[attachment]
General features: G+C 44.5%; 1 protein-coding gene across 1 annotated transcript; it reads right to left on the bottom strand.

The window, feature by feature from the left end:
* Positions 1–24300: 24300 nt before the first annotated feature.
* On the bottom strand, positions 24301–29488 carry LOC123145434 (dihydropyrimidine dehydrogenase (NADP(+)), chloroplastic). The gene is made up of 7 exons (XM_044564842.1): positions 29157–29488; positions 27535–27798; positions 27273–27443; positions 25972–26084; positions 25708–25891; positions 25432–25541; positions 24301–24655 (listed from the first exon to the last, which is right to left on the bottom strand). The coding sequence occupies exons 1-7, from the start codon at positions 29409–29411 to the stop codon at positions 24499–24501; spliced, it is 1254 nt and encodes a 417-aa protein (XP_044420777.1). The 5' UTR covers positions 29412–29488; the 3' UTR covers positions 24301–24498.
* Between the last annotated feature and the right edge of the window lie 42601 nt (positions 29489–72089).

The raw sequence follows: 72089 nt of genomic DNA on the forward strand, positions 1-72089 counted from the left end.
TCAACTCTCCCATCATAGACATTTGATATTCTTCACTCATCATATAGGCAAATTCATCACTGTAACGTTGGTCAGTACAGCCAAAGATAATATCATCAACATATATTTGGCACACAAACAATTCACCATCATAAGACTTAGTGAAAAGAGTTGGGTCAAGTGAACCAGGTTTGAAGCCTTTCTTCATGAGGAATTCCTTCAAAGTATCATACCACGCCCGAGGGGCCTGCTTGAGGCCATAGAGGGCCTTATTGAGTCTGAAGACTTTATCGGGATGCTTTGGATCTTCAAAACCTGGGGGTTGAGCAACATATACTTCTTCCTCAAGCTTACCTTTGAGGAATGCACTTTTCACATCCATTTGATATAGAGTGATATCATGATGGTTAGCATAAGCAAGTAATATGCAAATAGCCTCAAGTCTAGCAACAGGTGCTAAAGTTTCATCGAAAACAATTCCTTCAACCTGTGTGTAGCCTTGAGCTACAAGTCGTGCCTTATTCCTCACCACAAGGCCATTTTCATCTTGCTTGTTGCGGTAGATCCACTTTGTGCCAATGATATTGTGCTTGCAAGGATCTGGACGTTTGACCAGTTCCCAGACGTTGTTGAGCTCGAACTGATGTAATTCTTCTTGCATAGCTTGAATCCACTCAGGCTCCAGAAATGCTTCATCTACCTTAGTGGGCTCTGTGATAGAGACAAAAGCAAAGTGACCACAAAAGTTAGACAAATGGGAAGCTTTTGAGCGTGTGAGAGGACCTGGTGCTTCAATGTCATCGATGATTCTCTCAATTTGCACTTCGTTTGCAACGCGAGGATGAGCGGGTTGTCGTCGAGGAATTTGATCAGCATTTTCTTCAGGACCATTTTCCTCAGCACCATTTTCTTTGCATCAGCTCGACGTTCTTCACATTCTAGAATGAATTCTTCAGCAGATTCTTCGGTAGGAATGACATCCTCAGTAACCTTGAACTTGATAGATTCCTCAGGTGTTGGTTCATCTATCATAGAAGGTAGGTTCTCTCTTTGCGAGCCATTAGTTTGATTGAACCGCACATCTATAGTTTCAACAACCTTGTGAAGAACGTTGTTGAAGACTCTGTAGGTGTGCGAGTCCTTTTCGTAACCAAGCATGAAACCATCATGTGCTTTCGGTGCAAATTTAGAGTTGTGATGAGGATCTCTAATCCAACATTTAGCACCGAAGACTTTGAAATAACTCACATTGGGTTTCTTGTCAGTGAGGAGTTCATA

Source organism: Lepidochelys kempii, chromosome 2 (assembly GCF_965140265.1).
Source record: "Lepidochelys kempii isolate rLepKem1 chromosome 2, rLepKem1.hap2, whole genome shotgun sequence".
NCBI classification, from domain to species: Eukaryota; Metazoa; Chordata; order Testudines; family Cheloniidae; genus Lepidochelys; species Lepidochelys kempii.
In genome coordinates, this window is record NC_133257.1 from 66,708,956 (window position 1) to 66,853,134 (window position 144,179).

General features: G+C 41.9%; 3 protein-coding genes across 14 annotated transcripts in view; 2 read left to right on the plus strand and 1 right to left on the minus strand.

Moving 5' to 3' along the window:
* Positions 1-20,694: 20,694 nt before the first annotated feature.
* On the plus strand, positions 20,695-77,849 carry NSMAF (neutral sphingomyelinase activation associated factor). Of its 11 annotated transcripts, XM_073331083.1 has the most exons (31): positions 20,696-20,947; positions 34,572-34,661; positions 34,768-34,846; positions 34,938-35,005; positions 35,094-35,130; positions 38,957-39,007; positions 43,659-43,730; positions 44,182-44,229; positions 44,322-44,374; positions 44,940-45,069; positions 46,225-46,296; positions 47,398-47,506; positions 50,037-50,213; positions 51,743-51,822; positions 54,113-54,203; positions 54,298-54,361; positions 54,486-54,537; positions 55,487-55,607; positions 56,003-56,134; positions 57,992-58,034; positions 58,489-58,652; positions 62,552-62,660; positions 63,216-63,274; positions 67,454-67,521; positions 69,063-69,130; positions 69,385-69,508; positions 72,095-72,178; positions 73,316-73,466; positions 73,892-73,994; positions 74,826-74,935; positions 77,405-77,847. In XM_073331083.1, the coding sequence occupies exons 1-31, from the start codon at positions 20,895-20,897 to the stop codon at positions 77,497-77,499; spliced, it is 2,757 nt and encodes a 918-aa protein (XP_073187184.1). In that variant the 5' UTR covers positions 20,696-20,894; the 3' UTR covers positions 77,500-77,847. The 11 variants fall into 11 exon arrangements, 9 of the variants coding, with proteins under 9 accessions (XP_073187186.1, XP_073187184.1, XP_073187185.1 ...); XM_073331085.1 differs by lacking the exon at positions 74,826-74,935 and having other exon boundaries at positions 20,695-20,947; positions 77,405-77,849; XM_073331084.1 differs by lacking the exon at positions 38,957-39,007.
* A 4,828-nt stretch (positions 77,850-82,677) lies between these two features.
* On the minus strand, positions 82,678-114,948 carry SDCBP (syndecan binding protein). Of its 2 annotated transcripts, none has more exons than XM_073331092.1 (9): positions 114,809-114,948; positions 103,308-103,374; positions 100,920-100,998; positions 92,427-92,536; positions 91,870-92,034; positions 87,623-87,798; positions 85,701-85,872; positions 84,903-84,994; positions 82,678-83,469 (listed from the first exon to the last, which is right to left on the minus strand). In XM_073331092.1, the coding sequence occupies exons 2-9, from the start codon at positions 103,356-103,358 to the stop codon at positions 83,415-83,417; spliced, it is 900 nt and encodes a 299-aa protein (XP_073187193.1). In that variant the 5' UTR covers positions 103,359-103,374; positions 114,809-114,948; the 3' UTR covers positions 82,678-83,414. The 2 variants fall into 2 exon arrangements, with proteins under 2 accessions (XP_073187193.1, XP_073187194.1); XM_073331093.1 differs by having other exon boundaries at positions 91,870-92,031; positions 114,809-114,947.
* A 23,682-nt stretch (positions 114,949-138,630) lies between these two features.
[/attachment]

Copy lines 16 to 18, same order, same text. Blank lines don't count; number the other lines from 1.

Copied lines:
* A 4,828-nt stretch (positions 77,850-82,677) lies between these two features.
* On the minus strand, positions 82,678-114,948 carry SDCBP (syndecan binding protein). Of its 2 annotated transcripts, none has more exons than XM_073331092.1 (9): positions 114,809-114,948; positions 103,308-103,374; positions 100,920-100,998; positions 92,427-92,536; positions 91,870-92,034; positions 87,623-87,798; positions 85,701-85,872; positions 84,903-84,994; positions 82,678-83,469 (listed from the first exon to the last, which is right to left on the minus strand). In XM_073331092.1, the coding sequence occupies exons 2-9, from the start codon at positions 103,356-103,358 to the stop codon at positions 83,415-83,417; spliced, it is 900 nt and encodes a 299-aa protein (XP_073187193.1). In that variant the 5' UTR covers positions 103,359-103,374; positions 114,809-114,948; the 3' UTR covers positions 82,678-83,414. The 2 variants fall into 2 exon arrangements, with proteins under 2 accessions (XP_073187193.1, XP_073187194.1); XM_073331093.1 differs by having other exon boundaries at positions 91,870-92,031; positions 114,809-114,947.
* A 23,682-nt stretch (positions 114,949-138,630) lies between these two features.